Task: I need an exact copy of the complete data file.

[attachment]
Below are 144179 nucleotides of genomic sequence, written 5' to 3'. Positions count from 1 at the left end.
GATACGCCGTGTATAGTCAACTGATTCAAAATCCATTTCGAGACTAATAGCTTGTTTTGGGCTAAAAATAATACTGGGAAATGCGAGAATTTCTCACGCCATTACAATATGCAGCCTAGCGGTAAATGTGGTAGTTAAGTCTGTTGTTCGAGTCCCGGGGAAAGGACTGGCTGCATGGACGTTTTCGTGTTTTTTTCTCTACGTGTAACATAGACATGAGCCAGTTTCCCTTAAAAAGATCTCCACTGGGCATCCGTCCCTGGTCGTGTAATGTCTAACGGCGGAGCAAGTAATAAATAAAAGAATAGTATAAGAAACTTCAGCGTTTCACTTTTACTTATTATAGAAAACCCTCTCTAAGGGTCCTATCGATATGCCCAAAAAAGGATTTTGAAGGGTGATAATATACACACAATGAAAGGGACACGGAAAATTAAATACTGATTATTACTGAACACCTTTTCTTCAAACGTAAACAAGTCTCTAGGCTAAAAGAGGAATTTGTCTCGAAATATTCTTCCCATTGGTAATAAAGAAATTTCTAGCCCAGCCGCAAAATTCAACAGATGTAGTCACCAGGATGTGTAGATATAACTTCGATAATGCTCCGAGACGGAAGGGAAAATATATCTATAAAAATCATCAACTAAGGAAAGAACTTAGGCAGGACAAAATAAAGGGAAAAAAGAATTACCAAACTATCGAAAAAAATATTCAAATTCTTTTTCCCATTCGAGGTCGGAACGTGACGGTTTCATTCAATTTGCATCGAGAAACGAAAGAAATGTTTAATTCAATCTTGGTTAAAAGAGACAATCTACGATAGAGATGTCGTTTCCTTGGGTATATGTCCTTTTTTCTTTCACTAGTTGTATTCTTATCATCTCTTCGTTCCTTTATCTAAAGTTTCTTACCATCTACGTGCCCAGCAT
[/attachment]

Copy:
Below are 144179 nucleotides of genomic sequence, written 5' to 3'. Positions count from 1 at the left end.
GATACGCCGTGTATAGTCAACTGATTCAAAATCCATTTCGAGACTAATAGCTTGTTTTGGGCTAAAAATAATACTGGGAAATGCGAGAATTTCTCACGCCATTACAATATGCAGCCTAGCGGTAAATGTGGTAGTTAAGTCTGTTGTTCGAGTCCCGGGGAAAGGACTGGCTGCATGGACGTTTTCGTGTTTTTTTCTCTACGTGTAACATAGACATGAGCCAGTTTCCCTTAAAAAGATCTCCACTGGGCATCCGTCCCTGGTCGTGTAATGTCTAACGGCGGAGCAAGTAATAAATAAAAGAATAGTATAAGAAACTTCAGCGTTTCACTTTTACTTATTATAGAAAACCCTCTCTAAGGGTCCTATCGATATGCCCAAAAAAGGATTTTGAAGGGTGATAATATACACACAATGAAAGGGACACGGAAAATTAAATACTGATTATTACTGAACACCTTTTCTTCAAACGTAAACAAGTCTCTAGGCTAAAAGAGGAATTTGTCTCGAAATATTCTTCCCATTGGTAATAAAGAAATTTCTAGCCCAGCCGCAAAATTCAACAGATGTAGTCACCAGGATGTGTAGATATAACTTCGATAATGCTCCGAGACGGAAGGGAAAATATATCTATAAAAATCATCAACTAAGGAAAGAACTTAGGCAGGACAAAATAAAGGGAAAAAAGAATTACCAAACTATCGAAAAAAATATTCAAATTCTTTTTCCCATTCGAGGTCGGAACGTGACGGTTTCATTCAATTTGCATCGAGAAACGAAAGAAATGTTTAATTCAATCTTGGTTAAAAGAGACAATCTACGATAGAGATGTCGTTTCCTTGGGTATATGTCCTTTTTTCTTTCACTAGTTGTATTCTTATCATCTCTTCGTTCCTTTATCTAAAGTTTCTTACCATCTACGTGCCCAGCAT